‘Charley’ and ‘Cotton’ (The 1820s)
Norwich’s Own Heroes
- The shoemaker
In 1998, David Hansen, a curator at the Tasmanian Museum and Art Gallery in Australia, uncovered a collection of 51 early 19th-Century watercolours painted by a little-known English artist, John Dempsey. These pictures are rare for being of people from the working class, rather than being of the rich and powerful. Three of them depict people of a Black and Minority Ethnic background. Of these, two are of men from Norwich: ‘Charley’, a shoemaker, and ‘Cotton’, a haberdashery street vendor.
- The market trader
Although research about Charley and Cotton is at an early stage, we can already see their importance for Black history. Painted between 1820 and 1823 – just over a decade after the abolition of the British transatlantic slave trade and a decade before slavery would finally be abolished in the British Empire – it is likely that both men were either former slaves or the sons of slaves. And yet, like Equiano, they had risen above the small-minded cruelty of the slavers and built meaningful lives.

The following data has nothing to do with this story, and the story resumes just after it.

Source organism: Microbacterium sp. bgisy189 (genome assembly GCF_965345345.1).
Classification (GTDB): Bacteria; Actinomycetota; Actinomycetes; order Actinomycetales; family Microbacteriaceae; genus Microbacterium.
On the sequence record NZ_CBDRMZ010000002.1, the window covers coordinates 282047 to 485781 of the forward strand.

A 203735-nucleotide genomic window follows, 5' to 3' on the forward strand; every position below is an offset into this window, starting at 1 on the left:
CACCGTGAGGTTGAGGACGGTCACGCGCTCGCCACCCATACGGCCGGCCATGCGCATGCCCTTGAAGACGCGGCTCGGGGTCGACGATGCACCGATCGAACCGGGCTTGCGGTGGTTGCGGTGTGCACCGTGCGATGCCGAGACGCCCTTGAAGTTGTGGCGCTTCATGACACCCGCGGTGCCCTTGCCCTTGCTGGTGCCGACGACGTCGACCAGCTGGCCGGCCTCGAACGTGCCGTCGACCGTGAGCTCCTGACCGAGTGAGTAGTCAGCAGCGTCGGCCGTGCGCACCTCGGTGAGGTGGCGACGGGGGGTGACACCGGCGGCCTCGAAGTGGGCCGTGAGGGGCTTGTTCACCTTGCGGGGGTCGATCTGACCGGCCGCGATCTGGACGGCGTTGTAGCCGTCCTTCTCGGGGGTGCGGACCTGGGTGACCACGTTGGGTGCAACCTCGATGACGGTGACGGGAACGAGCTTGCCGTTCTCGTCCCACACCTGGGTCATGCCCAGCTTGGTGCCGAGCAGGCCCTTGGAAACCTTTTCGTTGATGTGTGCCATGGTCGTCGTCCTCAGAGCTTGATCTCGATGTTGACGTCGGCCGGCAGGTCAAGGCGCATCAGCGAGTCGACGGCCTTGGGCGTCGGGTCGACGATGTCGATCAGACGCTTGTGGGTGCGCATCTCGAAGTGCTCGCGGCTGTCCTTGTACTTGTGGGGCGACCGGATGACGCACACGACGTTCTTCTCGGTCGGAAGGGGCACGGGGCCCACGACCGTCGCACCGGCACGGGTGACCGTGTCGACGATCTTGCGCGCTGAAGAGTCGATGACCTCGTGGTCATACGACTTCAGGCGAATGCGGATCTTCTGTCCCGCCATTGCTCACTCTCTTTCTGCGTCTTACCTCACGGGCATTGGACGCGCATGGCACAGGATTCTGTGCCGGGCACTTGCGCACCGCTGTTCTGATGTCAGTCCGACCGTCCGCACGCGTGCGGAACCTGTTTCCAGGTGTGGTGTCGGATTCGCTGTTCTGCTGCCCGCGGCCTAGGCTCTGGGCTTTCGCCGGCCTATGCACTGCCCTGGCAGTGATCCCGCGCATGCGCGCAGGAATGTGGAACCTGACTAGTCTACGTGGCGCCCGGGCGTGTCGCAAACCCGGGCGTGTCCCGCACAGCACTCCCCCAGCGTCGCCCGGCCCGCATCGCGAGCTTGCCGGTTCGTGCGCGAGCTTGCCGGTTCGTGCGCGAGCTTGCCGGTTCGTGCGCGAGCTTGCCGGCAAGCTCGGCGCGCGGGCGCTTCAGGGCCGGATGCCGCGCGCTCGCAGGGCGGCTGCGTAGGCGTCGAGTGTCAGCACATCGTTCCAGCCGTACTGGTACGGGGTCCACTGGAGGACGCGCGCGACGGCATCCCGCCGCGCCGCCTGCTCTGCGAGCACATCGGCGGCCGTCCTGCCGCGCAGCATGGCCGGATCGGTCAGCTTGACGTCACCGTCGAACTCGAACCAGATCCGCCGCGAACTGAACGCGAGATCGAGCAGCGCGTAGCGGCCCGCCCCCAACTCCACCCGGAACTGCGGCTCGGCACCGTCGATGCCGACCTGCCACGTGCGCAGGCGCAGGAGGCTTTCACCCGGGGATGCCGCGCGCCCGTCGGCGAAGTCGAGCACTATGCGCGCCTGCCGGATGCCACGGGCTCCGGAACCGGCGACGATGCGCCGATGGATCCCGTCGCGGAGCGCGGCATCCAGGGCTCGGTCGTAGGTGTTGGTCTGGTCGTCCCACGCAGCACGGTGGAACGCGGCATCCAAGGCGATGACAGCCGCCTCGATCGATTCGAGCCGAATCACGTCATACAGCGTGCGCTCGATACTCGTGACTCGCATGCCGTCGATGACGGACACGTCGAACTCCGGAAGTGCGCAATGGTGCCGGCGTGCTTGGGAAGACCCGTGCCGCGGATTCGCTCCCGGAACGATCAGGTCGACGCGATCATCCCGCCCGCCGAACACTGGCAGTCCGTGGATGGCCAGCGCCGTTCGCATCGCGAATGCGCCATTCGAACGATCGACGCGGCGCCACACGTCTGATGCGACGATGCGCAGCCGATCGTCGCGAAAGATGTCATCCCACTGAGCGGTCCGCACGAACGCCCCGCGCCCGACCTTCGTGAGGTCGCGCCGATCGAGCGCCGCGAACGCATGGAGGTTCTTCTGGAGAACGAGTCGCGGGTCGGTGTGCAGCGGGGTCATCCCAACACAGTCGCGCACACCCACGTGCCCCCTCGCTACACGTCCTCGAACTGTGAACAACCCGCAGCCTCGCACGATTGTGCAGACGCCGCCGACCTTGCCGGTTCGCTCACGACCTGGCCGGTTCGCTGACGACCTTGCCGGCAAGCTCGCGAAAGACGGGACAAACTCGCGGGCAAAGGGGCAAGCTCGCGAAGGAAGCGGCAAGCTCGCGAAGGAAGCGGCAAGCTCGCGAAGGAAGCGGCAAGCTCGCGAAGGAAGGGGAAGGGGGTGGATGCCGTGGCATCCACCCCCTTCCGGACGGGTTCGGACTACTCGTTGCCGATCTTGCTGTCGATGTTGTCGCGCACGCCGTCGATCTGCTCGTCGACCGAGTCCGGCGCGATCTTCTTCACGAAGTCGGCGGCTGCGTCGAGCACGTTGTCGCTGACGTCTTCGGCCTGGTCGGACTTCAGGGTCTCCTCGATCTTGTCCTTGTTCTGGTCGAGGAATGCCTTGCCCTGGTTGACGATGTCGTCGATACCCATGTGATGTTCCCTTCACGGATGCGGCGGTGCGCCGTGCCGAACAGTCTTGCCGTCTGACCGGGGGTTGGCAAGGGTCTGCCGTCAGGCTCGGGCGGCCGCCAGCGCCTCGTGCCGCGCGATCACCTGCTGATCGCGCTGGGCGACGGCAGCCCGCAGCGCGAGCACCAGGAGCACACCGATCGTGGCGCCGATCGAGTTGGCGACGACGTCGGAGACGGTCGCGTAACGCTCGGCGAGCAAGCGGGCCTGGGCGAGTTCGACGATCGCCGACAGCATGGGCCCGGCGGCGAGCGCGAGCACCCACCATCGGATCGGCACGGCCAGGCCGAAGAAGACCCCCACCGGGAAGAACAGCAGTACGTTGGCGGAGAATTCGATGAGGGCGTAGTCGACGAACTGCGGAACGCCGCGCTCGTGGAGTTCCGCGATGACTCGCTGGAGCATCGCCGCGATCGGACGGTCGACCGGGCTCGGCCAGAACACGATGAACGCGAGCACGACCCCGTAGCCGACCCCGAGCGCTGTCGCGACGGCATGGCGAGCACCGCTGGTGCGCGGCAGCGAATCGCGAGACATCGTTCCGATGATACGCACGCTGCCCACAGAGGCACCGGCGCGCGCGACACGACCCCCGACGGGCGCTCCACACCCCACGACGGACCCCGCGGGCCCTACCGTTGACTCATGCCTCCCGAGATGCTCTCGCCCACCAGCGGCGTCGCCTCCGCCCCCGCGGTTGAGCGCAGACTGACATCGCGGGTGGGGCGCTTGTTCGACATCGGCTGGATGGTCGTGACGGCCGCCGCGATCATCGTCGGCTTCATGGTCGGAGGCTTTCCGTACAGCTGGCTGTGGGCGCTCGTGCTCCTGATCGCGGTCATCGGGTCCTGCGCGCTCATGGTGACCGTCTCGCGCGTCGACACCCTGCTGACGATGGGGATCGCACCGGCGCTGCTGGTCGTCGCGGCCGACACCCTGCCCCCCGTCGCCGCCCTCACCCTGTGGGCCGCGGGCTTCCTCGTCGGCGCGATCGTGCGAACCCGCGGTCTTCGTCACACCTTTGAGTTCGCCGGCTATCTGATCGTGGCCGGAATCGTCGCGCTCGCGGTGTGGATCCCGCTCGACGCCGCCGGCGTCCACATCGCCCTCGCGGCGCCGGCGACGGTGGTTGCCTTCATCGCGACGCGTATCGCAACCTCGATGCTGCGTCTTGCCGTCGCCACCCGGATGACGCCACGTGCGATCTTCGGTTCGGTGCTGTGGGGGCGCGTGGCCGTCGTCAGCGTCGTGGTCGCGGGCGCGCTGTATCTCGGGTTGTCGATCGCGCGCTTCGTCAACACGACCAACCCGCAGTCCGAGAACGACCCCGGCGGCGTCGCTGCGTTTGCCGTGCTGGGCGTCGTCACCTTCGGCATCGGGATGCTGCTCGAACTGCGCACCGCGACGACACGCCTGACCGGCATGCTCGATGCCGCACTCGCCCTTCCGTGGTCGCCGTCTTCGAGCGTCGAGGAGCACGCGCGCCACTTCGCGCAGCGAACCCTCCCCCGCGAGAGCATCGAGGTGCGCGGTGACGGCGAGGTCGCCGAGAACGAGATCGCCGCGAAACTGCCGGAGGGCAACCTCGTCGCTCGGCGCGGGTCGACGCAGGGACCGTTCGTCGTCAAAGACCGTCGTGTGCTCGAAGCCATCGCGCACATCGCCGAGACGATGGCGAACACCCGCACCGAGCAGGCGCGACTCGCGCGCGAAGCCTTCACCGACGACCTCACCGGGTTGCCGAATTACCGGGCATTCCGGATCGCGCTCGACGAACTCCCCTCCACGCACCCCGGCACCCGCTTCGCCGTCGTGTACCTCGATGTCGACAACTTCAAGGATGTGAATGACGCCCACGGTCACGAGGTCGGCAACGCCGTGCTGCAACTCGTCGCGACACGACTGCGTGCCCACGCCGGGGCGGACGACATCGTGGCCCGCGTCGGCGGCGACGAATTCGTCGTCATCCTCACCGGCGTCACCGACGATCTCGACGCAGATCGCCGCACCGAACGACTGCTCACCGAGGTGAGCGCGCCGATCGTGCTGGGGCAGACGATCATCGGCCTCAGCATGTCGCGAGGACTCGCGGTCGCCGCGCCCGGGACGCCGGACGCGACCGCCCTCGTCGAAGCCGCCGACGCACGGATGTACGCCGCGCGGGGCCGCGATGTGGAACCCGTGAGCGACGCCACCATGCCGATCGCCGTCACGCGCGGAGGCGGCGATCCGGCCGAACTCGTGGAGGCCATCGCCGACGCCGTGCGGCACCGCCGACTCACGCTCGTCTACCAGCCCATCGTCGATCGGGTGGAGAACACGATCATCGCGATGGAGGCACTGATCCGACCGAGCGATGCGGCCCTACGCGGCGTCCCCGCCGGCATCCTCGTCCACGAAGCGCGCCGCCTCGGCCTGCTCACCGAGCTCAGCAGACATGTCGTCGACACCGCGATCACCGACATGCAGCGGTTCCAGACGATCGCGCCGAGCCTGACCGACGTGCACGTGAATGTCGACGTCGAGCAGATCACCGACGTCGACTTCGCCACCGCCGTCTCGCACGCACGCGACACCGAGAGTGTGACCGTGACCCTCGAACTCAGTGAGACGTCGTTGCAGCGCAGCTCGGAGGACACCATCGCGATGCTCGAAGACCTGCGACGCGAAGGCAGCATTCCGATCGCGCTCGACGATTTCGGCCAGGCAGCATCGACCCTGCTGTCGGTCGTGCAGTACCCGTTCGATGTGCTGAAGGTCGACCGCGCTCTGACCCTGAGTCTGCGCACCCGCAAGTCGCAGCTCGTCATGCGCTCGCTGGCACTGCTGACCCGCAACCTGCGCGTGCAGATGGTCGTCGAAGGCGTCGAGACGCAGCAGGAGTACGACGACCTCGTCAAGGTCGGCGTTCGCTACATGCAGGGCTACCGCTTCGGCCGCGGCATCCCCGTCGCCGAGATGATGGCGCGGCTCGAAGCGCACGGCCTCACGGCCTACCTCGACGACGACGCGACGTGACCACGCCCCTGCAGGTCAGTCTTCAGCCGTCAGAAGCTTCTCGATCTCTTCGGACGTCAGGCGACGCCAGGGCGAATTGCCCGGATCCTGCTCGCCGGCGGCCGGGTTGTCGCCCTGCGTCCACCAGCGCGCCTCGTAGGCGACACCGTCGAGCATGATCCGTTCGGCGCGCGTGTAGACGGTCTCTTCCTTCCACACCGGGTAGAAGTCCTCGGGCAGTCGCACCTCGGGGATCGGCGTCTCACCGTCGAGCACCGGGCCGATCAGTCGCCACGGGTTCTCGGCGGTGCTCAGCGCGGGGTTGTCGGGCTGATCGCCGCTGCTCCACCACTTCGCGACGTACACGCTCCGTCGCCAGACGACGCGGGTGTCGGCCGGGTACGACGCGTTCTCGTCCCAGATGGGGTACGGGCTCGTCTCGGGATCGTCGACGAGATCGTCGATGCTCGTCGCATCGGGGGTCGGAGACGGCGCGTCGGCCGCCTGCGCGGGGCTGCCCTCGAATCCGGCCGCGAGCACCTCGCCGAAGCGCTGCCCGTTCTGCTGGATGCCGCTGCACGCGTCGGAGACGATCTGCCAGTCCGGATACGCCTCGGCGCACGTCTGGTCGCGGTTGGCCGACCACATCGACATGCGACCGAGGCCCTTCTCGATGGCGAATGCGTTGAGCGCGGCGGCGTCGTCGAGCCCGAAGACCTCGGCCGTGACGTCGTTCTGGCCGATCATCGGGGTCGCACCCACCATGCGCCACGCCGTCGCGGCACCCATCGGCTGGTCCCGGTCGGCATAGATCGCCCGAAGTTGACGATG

Like millions of immigrants to the UK before and after, both men contributed to the economy and social cohesion of their adopted country. Charley ran a flourishing shoe business and Cotton worked as a market trader. There is no doubt that their lives were hard, as were those of all working class people in this era, and they would have faced further prejudice. Their response was nevertheless positive and ultimately successful, for they were part of the historical process that created the diverse culture which we celebrate in Black History Month.